Hun School teacher Alex Lloyd conducts a chemistry less over Zoom from his kitchen.

Student’s from the Hun School of Princeton were puzzled at first when their chemistry teacher, Alex Lloyd, picked up his laptop and went into his kitchen to begin preparing himself a meal in the middle of their Zoom class.

As Lloyd put a sandwich bun in the toaster oven and started browning butter to sear some leftover chicken, he began explaining to students all of the chemical reactions that were occurring, starting with the Maillard Reaction.

It was then that student’s realized that they weren’t simply watching their teacher prepare lunch, they were learning the chemistry of cooking.

Next, Lloyd made an organic Sriracha barbecue sauce reduction and assembled his sandwich, topping it with pickled peppers. He explained that by reducing the sauce, the water evaporated from the mixture, which concentrated the flavor.

And the pickled peppers he topped his sandwich with? They were stored in salt and vinegar—preserving their texture and encouraging the growth of healthy bacteria.

To top off his tasty lunch, Lloyd cracked open a can of seltzer water to enjoy alongside his sandwich. By opening the can, he reduced the pressure on the water and shifted the equilibrium, forcing the dissolved carbon dioxide to form bubbles.

“The chemistry of cooking is not something I would typically include in my curriculum, but I had to pivot my Marking Period 4 plans since going virtual because it was so laboratory heavy,” Lloyd said.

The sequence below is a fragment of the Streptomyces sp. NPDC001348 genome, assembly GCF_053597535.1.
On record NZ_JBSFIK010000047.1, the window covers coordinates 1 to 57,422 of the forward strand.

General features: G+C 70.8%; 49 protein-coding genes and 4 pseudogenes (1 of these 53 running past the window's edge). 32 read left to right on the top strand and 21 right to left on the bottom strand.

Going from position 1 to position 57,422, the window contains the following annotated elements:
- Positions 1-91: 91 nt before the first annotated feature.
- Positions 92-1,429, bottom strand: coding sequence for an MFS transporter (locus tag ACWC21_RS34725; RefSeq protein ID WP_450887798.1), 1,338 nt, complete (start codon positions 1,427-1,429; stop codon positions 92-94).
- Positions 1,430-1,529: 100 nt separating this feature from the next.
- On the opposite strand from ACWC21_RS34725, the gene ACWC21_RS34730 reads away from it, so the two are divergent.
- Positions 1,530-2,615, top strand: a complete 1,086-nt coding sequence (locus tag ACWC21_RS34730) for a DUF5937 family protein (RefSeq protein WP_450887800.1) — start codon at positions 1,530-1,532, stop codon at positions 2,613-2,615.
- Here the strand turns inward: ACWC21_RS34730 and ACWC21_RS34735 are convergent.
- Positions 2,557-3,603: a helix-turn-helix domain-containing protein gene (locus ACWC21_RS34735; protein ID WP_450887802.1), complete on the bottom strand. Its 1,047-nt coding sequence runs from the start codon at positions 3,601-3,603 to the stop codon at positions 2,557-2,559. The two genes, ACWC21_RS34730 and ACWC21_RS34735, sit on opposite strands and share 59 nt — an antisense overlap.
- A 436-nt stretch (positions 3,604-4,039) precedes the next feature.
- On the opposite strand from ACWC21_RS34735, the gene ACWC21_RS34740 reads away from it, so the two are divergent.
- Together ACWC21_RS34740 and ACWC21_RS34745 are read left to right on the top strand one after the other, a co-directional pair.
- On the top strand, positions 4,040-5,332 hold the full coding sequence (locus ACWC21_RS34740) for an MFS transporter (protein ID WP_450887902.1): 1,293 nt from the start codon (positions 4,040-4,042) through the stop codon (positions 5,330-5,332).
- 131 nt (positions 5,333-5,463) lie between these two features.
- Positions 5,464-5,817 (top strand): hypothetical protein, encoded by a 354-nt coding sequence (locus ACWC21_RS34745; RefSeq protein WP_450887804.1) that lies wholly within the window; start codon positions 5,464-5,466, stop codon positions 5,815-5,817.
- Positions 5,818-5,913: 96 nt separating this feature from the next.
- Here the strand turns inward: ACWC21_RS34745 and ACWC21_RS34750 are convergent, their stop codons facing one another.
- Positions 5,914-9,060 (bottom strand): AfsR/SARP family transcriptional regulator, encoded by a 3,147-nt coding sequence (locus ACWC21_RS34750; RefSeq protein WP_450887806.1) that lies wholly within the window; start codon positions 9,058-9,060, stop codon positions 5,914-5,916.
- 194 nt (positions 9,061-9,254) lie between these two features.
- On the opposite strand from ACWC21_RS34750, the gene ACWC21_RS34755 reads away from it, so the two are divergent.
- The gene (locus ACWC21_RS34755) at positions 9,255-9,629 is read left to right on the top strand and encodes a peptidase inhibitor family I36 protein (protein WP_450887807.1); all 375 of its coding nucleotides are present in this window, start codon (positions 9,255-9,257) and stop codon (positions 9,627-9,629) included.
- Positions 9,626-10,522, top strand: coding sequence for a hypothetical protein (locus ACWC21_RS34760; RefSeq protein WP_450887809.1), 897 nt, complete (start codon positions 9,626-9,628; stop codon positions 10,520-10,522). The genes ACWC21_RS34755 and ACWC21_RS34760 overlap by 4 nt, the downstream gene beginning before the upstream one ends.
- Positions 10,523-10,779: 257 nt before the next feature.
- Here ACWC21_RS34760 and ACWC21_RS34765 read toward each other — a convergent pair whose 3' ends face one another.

“It was tricky at first, but it was important for me to enrich my classes with student-centered content that would excite them,” he added. “I expected that students would have standard kitchen items and cleaning supplies at home, which serve as a nice foundation for some easy at-home chemistry.”

Lloyd created the lab with the belief that chemistry is most relatable and enjoyable when students are able to find the chemistry in their everyday lives, and selfishly, he was also able to incorporate his passion for food into his teaching.

Following Lloyd’s demonstration, he asked his students to create short TikTok-style videos of their culinary reactions.

“The students had fun with this assignment, they really leaned into the TikTok format with adding music and visual effects,” Lloyd said. “They really pulled it off and incorporated great science as well as creativity and their own personal style.”

Sydney Isaacson ’22 created a TikTok video (above) demonstrating the chemical reactions that occur in her favorite snack, an apple with peanut butter.

“I really enjoyed the creativity that this assignment allowed me to show,” she said. “TikTok is a really popular app that I use all the time, so it was special that Dr. Lloyd was able to turn it into a learning tool.